Even in this world saints are God's children, but the only way that people will discover this is by certain moral characteristics. The adoption is not displayed; the children are not yet openly declared. Among the Romans a man might adopt a child and keep it private for a long time; but there was a second adoption in public; when the child was brought before the constituted authorities, its old clothes were removed, and the father who took it to be his child gave it clothing suitable to its new status in life. "Beloved, we are God's children now, and what we will be has not yet appeared."1 We are not yet clothed in the apparel of heaven's royal family; we are wearing in this flesh and blood just what we wore as the children of Adam. But we know that "when heappears" who is "the firstborn among many brothers,"2 we will be like Him, for we will see Him as He is.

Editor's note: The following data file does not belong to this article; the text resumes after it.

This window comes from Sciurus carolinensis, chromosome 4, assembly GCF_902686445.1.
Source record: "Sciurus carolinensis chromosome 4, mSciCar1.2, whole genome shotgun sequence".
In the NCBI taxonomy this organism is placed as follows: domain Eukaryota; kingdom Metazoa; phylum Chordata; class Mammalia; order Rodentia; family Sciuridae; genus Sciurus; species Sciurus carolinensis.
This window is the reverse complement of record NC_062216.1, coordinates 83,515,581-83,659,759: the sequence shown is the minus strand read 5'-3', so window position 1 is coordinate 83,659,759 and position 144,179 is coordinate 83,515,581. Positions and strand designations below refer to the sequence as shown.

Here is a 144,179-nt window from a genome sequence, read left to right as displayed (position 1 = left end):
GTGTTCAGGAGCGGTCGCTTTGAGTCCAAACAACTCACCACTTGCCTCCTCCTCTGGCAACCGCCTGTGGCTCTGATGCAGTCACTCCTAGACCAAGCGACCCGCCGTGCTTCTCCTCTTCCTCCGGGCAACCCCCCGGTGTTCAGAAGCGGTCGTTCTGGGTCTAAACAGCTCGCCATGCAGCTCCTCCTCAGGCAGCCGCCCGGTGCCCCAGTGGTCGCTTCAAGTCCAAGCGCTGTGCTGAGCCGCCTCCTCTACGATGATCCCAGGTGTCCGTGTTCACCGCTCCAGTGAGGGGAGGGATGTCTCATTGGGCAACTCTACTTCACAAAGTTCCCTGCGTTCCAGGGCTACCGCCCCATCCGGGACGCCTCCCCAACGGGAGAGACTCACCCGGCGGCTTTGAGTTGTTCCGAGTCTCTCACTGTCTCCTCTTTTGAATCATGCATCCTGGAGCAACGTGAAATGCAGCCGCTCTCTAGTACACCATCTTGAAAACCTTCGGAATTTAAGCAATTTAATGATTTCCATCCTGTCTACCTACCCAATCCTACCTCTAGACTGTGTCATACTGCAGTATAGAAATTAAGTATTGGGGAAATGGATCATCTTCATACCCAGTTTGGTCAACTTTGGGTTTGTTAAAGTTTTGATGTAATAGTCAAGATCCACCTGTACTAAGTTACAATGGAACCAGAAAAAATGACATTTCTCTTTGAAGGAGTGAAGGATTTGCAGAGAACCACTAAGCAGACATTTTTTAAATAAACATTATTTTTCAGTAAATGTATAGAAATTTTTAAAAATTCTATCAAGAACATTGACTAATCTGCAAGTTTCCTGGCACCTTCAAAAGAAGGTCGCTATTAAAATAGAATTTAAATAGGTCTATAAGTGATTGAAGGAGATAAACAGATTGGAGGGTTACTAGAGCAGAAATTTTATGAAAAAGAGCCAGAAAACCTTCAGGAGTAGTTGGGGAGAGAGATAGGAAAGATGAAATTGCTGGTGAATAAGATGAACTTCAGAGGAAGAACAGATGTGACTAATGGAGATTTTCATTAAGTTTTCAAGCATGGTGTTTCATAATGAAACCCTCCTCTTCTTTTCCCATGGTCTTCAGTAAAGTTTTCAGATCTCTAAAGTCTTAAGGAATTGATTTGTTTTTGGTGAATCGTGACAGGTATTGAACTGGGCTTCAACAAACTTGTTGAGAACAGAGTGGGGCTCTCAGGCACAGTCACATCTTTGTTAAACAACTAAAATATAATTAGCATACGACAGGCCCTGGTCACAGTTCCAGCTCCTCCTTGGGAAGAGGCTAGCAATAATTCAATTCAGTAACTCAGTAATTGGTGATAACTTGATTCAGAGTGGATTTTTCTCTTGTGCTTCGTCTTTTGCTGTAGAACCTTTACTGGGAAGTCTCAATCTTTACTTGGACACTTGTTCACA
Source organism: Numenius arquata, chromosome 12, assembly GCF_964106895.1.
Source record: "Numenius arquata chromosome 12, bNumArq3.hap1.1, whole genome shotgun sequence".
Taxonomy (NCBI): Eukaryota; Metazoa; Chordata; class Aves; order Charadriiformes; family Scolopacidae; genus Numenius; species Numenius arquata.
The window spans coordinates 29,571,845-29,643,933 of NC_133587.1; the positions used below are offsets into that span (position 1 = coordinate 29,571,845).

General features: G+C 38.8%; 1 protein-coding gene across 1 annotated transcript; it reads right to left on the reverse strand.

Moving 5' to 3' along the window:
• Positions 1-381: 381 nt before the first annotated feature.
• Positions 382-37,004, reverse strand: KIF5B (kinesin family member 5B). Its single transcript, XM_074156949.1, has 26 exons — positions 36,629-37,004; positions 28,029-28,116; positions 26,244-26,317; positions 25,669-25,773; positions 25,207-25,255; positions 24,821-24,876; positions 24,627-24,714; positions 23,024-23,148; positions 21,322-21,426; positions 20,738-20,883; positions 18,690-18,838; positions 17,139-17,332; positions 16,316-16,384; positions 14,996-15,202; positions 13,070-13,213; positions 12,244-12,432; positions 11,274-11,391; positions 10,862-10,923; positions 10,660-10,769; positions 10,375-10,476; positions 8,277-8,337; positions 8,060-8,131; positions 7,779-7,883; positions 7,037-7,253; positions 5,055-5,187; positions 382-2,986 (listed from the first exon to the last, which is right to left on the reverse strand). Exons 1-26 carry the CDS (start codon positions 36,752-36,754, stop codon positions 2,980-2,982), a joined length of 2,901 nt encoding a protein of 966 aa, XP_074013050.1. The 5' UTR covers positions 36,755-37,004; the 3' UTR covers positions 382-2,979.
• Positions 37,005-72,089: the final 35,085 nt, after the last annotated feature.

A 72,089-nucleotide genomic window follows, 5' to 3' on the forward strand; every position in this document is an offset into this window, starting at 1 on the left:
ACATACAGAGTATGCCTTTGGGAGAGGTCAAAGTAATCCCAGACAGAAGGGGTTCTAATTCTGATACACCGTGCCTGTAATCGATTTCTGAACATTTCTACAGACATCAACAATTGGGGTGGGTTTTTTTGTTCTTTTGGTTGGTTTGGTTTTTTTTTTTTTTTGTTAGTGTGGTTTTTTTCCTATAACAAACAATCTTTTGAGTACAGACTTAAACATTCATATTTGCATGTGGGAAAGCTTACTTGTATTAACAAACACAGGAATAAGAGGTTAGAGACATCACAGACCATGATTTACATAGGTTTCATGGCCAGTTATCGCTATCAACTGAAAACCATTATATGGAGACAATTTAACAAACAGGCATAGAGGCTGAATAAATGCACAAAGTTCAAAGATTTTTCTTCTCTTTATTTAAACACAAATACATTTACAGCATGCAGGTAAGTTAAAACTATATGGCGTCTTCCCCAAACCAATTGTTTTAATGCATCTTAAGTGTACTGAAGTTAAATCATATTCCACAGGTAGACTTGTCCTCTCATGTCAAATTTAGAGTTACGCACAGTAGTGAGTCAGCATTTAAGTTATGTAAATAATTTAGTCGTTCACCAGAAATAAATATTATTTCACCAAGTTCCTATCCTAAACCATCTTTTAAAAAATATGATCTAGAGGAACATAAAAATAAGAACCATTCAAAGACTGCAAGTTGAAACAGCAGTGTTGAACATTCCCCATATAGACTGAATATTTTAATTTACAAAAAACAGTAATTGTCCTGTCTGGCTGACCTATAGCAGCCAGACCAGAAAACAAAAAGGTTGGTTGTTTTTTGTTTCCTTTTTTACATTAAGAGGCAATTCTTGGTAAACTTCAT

Can't you imagine that a child taken from the lowest ranks of society and adopted by a Roman senator would say to himself, "I long for the day when I shall be publicly adopted. Then I shall discard these poor clothes and be dressed in clothes that depict my senatorial rank"? Glad for what he has already received, he still groans until he gets the fullness of what has been promised to him. So it is with us today. We are waiting until we put on our proper clothes and are declared as the children of God for all to see. We are young nobles and have not yet worn our crowns. We are young brides, and the marriage day has not arrived, but our fiancée's love for us leads us to long and sigh for the bridal morning. Our very happiness makes us long for more; our joy, like a swollen stream, longs to spring up like a fountain, leaping to the skies, heaving and groaning within our spirit for lack of space and room by which to reveal itself to men.